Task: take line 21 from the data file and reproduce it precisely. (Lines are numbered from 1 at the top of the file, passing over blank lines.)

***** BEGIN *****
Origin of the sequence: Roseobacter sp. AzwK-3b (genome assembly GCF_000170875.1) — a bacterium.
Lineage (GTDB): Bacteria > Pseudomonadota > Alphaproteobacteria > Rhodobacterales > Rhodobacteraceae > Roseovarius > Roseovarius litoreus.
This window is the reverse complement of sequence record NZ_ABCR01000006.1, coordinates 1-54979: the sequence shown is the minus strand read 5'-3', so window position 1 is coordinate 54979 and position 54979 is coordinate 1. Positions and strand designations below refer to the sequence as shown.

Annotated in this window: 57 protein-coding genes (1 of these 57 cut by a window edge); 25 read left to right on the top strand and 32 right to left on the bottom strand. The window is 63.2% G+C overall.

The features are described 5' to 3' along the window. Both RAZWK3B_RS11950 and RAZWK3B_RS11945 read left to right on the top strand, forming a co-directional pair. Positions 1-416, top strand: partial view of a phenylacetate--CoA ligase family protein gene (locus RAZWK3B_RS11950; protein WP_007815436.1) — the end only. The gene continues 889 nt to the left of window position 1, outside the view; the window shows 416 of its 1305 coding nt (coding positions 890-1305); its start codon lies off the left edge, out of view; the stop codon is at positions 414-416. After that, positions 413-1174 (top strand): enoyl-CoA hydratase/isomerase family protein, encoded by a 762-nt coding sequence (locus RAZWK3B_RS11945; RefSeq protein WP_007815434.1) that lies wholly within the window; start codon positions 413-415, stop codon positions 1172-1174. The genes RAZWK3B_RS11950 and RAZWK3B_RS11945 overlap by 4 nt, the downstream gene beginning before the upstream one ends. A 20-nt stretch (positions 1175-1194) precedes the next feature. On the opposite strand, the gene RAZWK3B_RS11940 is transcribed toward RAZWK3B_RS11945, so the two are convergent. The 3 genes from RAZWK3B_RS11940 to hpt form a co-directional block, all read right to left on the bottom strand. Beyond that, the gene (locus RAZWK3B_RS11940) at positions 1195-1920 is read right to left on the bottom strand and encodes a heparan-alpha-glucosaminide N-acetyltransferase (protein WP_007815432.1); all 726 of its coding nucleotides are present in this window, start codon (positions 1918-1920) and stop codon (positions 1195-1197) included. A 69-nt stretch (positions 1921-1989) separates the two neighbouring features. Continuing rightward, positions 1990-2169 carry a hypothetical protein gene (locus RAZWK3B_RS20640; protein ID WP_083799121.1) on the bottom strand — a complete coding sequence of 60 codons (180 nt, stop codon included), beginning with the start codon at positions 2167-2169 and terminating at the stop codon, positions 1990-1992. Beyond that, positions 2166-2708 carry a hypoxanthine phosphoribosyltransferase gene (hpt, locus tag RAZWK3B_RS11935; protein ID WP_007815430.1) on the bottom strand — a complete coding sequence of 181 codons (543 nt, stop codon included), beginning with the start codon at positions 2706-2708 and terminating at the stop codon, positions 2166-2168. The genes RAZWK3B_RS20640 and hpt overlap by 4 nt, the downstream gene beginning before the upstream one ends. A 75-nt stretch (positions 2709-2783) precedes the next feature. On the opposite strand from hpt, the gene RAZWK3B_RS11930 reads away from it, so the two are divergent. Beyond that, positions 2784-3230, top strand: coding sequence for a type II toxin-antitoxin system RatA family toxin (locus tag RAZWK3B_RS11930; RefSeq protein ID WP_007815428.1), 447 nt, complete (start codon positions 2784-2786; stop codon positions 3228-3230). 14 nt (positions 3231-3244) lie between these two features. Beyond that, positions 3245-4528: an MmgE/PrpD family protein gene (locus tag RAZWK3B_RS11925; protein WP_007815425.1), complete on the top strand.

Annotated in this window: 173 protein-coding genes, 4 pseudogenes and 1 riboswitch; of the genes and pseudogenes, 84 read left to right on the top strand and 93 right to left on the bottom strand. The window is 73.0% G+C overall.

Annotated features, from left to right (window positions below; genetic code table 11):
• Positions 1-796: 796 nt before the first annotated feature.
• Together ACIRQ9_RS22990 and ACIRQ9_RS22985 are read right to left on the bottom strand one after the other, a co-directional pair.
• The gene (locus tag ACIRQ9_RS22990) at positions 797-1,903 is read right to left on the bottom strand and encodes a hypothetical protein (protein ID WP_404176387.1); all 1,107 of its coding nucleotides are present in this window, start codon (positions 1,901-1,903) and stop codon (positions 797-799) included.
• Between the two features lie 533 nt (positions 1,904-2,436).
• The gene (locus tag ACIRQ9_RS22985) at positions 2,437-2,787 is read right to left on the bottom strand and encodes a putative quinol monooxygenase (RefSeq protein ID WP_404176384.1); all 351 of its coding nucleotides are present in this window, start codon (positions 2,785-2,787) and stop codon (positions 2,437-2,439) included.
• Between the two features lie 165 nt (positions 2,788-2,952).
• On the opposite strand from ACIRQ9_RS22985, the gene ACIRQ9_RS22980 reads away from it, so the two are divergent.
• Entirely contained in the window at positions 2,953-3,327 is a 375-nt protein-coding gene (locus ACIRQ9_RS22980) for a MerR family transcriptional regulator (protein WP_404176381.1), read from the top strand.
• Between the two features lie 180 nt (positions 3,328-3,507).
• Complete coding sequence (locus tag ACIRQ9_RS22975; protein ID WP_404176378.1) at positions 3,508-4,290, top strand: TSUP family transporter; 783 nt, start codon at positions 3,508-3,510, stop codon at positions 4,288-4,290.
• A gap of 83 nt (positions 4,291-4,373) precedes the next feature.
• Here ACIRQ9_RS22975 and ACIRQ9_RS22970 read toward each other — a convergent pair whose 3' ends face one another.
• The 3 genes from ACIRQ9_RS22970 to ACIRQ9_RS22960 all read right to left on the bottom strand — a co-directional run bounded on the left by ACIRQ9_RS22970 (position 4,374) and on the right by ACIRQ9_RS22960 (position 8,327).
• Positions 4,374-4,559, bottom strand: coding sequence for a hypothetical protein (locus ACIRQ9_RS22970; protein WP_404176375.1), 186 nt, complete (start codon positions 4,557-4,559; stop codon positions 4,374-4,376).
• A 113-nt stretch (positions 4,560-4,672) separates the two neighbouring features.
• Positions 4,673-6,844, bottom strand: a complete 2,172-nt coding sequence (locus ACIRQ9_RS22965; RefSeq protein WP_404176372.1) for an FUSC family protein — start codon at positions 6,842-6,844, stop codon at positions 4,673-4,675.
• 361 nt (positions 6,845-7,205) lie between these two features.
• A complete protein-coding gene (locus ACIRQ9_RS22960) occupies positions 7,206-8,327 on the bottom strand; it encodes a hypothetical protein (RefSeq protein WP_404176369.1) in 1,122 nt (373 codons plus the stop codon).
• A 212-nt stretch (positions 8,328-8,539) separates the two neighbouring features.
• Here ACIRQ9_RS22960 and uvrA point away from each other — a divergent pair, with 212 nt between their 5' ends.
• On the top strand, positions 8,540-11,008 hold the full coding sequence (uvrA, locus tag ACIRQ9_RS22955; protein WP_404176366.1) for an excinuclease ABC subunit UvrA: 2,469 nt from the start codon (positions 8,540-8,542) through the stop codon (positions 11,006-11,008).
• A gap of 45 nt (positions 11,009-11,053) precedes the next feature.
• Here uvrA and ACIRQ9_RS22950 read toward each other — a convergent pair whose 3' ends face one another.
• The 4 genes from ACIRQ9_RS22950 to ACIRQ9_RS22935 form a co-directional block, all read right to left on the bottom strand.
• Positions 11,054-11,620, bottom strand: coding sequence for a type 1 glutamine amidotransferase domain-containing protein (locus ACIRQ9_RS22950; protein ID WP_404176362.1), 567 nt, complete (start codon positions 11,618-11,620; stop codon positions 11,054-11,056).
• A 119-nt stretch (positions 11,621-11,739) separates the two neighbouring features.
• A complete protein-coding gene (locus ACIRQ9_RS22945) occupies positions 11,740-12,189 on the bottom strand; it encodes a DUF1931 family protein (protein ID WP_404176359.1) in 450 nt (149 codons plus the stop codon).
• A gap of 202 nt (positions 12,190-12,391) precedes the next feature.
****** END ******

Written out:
• Positions 4,374-4,559, bottom strand: coding sequence for a hypothetical protein (locus ACIRQ9_RS22970; protein WP_404176375.1), 186 nt, complete (start codon positions 4,557-4,559; stop codon positions 4,374-4,376).